Throughout the public debate, a rather contentious campaign on both sides of the matter kept the odds around the vote very much up in the air. Many public voices, including that of the Bank of England, have come out to warn of the risks should British voters decide to leave the EU. Mr. Carney warned that a vote to leave would entail ‘higher unemployment, higher inflation, slower growth and a sharp repricing in the British Pound.’ This could put the Bank of England in the very difficult position of having to choose to mold interest rate policy towards either tempering inflation (which could mean even higher unemployment and even slower growth), or re-building growth (at the risk of even heavier inflationary pressure).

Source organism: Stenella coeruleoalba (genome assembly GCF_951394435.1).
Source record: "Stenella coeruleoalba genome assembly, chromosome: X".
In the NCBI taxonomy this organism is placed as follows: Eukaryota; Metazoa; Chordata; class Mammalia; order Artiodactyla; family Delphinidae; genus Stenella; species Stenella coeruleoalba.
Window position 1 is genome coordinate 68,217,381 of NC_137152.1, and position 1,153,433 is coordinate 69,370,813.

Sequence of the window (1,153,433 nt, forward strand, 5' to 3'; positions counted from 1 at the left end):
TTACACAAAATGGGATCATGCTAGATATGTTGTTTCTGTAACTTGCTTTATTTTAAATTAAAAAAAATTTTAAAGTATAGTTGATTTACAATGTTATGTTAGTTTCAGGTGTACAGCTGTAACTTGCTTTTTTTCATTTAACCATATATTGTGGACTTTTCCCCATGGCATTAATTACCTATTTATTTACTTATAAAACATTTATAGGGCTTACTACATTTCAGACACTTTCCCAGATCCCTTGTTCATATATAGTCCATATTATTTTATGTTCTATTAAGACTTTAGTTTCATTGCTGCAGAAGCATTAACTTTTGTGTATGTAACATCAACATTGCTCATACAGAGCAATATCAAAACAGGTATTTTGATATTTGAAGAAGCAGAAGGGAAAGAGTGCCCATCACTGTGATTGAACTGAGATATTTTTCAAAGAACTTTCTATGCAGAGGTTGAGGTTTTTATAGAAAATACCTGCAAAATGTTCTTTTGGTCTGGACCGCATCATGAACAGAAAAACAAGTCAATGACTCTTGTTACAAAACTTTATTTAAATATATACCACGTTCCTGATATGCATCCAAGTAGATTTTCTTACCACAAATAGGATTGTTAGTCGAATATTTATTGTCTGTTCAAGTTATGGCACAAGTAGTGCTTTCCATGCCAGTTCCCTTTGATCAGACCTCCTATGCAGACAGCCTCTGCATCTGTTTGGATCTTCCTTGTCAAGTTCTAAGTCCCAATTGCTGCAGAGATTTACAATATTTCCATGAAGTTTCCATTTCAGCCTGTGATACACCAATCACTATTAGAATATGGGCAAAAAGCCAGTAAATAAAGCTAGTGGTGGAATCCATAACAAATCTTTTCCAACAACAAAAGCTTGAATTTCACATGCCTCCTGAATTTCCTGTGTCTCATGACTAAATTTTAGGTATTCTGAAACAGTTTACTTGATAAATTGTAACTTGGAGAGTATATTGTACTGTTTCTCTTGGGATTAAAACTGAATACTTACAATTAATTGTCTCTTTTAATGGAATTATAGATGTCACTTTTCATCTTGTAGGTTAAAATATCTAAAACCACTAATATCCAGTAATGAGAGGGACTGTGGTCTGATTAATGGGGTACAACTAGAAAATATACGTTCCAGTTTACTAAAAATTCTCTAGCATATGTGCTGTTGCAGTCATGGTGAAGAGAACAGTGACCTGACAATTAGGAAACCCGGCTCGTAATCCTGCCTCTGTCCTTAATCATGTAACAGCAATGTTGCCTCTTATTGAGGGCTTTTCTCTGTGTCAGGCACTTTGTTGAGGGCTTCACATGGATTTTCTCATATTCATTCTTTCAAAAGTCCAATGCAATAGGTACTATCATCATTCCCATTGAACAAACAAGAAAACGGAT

This, of course, would be a non-ideal scenario and as polls have come-in showing a majority leaning towards the ‘leave’ side of the camp, risk aversion has picked up across global markets for fear that the UK may actually leave the EU. But as counter-acting polls have come-in showing a majority electing to stay, many global markets have rallied on the back of a presumed vote confirming the continued membership of the UK in the EU.

So, one of the few clear signs around the upcoming referendum is that global markets like a vote to ‘stay’ while they abhor a vote to ‘leave.’

The upcoming referendum will be held this Thursday, June 23rd with results expected the following morning, between 7-9AM in London, or 2-4AM Eastern Time.

--- Written by James Stanley, Analyst for DailyFX.com